The Economics of Hedge Funds: Alpha, Fees, Leverage, and Valuation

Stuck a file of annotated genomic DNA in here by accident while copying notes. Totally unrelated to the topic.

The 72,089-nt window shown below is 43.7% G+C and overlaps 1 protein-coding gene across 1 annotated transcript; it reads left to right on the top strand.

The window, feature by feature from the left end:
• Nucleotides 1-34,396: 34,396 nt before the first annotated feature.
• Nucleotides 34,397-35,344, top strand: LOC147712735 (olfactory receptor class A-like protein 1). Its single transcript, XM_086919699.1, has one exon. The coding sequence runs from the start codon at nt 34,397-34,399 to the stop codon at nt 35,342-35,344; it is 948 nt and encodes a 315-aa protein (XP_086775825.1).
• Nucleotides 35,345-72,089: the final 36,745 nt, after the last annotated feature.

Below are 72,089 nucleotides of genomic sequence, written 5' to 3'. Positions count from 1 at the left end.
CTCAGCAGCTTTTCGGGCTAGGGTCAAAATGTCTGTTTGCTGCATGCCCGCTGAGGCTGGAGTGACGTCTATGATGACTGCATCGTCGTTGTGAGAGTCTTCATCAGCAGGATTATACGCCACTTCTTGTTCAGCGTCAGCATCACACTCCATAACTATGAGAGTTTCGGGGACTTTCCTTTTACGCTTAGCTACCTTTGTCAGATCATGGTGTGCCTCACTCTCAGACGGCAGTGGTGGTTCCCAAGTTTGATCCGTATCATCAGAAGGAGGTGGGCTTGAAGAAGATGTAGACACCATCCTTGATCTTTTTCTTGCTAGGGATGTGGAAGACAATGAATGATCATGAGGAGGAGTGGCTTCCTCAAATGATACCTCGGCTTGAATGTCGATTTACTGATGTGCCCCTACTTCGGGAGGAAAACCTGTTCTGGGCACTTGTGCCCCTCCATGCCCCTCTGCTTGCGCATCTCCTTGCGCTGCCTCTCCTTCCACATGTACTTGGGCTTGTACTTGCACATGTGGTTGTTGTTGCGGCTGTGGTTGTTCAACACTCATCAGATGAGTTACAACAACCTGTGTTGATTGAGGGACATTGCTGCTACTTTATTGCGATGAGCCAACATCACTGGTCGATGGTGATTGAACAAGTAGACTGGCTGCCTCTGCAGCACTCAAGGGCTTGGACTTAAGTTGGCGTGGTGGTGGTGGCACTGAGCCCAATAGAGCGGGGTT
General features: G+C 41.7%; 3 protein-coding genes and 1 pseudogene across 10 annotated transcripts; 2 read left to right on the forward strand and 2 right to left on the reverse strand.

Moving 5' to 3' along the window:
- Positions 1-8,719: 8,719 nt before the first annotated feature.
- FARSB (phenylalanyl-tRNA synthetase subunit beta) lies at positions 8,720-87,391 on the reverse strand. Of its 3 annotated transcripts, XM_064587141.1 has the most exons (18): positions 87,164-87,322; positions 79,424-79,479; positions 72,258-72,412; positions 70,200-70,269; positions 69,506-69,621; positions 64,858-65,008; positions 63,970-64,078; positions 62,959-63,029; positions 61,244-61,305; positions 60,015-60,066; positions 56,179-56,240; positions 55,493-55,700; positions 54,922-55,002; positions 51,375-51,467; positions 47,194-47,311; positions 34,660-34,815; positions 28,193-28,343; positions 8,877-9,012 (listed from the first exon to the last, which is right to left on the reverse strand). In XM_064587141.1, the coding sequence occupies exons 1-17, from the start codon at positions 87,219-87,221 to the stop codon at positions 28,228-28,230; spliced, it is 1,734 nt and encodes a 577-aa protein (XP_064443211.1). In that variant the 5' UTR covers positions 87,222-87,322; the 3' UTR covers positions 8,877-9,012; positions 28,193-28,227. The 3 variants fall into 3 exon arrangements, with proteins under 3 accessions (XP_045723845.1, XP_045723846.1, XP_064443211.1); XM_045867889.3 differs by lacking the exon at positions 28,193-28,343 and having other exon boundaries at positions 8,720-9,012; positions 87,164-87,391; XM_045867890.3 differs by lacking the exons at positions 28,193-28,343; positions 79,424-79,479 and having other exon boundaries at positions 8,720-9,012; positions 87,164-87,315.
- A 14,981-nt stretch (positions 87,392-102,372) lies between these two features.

Hedge fund managers are compensated via management fees on the assets under management (AUM) and incentive fees indexed to the high-water mark (HWM). We study the effects of managerial skills (alpha) and compensation on dynamic leverage choices and the valuation of fees and investors' payoffs. Increasing the investment allocation to the alpha-generating strategy typically lowers the fund's risk-adjusted excess return due to frictions such as price pressure. When the manager is only paid via management fees, the manager optimally chooses time-invariant leverage to balance the size of allocation to the alpha-generating strategy against the negative impact of increasing size on the fund's alpha. When the manager is paid via both management and incentive fees, we show that (i) the high-powered incentive fees encourage excessive risk taking, while management fees have the opposite effect; (ii) conflicts of interest between the manager and investors have significant effects on dynamically changing leverage choices and the valuation of fees and investors' payoffs; (iii) the manager optimally increases leverage following strong fund performances; (iv) investors' options to liquidate the fund following sufficiently poor fund performances substantially curtail managerial risk-taking, provide strong incentives to de-leverage, and sometimes even give rise to strong precautionary motives to hoard cash (in long positions); and (v) managerial ownership concentration has incentive alignment effects.
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